Book Review: “Salvation In The Sun” by Lauren Lee Merewether

Hello!

I have been interested in Ancient Egypt since I was very young, and I know I’ve said this before, but I’ve watched hundreds of documentaries over the years and even visited the King Tut exhibit at the Indianapolis Children’s Museum back in 2009! It was so amazing to see all of these treasures laid out and read about what each item meant to the boy king and the rest of Ancient Egypt too. I still wish I had a blog back then because I would have lots of material to talk about for a few months! I hope this isn’t the only exhibit I will ever visit because it was everything to me.

Now, as for this book, I wasn’t even looking for a new read; it just sort of happened by accident. I was a day away from getting another book and I decided to look up historical fiction books about different eras and places, and this one kind of popped up on the first try and I am so glad I found it because it was nice to be introduced to these figures I’ve heard about for years, and in a strange way, they became so real for me. I just can’t wait to share things with you below.


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This future she knows for certain–the great sun city will be her undoing.

Amidst a power struggle between Pharaoh and the priesthood of Amun, Queen Nefertiti helps the ill-prepared new Pharaoh, Amenhotep, enact his father’s plan to regain power for the throne. But what seemed a difficult task only becomes more grueling when Amenhotep loses himself in his radical obsessions.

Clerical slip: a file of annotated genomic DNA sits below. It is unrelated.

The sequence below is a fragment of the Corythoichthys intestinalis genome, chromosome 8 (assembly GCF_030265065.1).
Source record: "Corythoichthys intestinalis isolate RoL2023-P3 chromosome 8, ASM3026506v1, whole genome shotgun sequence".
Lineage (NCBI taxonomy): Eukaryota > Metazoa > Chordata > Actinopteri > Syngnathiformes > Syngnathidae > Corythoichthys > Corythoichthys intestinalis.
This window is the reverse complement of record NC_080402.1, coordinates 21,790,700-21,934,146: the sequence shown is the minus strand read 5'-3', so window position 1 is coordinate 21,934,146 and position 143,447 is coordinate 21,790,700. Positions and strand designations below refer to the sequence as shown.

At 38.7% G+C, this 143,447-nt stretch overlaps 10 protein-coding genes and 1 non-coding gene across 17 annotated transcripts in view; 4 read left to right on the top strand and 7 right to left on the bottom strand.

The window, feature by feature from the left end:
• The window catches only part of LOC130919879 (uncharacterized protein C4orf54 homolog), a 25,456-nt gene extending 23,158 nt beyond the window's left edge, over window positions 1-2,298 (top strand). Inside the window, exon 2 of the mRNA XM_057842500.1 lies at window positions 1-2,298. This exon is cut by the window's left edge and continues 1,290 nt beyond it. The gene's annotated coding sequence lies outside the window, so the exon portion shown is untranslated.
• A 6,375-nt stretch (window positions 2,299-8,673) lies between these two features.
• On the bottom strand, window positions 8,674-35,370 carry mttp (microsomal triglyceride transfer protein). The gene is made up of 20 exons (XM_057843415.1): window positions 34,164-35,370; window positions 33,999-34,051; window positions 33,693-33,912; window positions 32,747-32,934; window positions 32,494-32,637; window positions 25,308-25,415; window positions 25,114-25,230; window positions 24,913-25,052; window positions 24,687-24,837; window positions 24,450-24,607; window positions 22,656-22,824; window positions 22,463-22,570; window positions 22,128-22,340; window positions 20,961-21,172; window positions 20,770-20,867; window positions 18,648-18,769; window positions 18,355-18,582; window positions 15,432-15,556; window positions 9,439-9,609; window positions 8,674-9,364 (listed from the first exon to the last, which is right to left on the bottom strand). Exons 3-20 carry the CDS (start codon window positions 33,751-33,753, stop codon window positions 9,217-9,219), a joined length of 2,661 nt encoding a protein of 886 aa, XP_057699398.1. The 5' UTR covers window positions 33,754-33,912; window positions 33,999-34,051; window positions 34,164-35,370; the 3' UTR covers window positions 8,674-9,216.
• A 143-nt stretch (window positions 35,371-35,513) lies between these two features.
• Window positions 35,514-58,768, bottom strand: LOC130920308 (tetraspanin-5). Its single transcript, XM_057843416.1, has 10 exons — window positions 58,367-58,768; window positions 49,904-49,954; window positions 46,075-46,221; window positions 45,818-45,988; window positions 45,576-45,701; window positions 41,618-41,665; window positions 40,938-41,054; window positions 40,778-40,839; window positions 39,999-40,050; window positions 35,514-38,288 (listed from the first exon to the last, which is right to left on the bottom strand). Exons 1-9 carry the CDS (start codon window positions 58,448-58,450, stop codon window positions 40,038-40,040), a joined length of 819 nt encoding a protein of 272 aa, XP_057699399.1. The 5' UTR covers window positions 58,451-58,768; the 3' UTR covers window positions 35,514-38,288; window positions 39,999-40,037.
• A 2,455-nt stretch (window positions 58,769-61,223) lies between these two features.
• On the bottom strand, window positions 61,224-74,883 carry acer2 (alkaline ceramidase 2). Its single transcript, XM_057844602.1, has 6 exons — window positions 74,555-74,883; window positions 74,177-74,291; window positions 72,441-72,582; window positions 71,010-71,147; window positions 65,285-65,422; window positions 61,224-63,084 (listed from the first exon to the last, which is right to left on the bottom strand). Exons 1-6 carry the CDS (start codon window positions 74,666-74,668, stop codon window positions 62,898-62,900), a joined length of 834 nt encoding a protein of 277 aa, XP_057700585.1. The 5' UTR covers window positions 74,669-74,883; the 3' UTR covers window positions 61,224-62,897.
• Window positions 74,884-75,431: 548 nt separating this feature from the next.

Standing alone to bear the burden of a failing country and stem the tide of a growing rebellion, Nefertiti must choose between her love for Pharaoh and her duty to Egypt in this dramatic retelling of a story forgotten by time.

Salvation in the Sun is the first volume of Lauren Lee Merewether’s debut series, The Lost Pharaoh Chronicles, a resurrection of an erased time that follows the five Kings of Egypt who were lost to history for over three millennia. The story continues in book two, Secrets in the Sand.

taken from Goodreads.

I actually didn’t read the blurb so all I really knew was this was going to be the story of a pharaoh. The one hint I did get right was the word “sun” so this instantly lead me to believe we’d be discussing the origins of the Aten. Now for anyone who knows anything about Ancient Egypt, you may be familiar with the amount of different gods, goddesses, and deities and the importance of afterlife. While the book mentions a few things, it focus on the beginning of both Akhenaten and Nefertiti disbanding and creating one singular god, the sun disc, the Aten.

You start with a scene where the “current” Pharaoh and his Queen, are making the decision to basically erase everything about this time. I thought opening it up with this was very interesting! You could tell in a way that they were forced into this idea but before it happens, they discuss it out loud with the priests of Amun-Re one last time; and then we are suddenly brought to a birthing scene and we learn about a fictionized story of Queen Nefertiti. Nefertiti is a very mysterious character in general. We know very little about her, but there are records that speak about how beautiful she was and how she became regent perhaps before the boy king, Tutankhamun.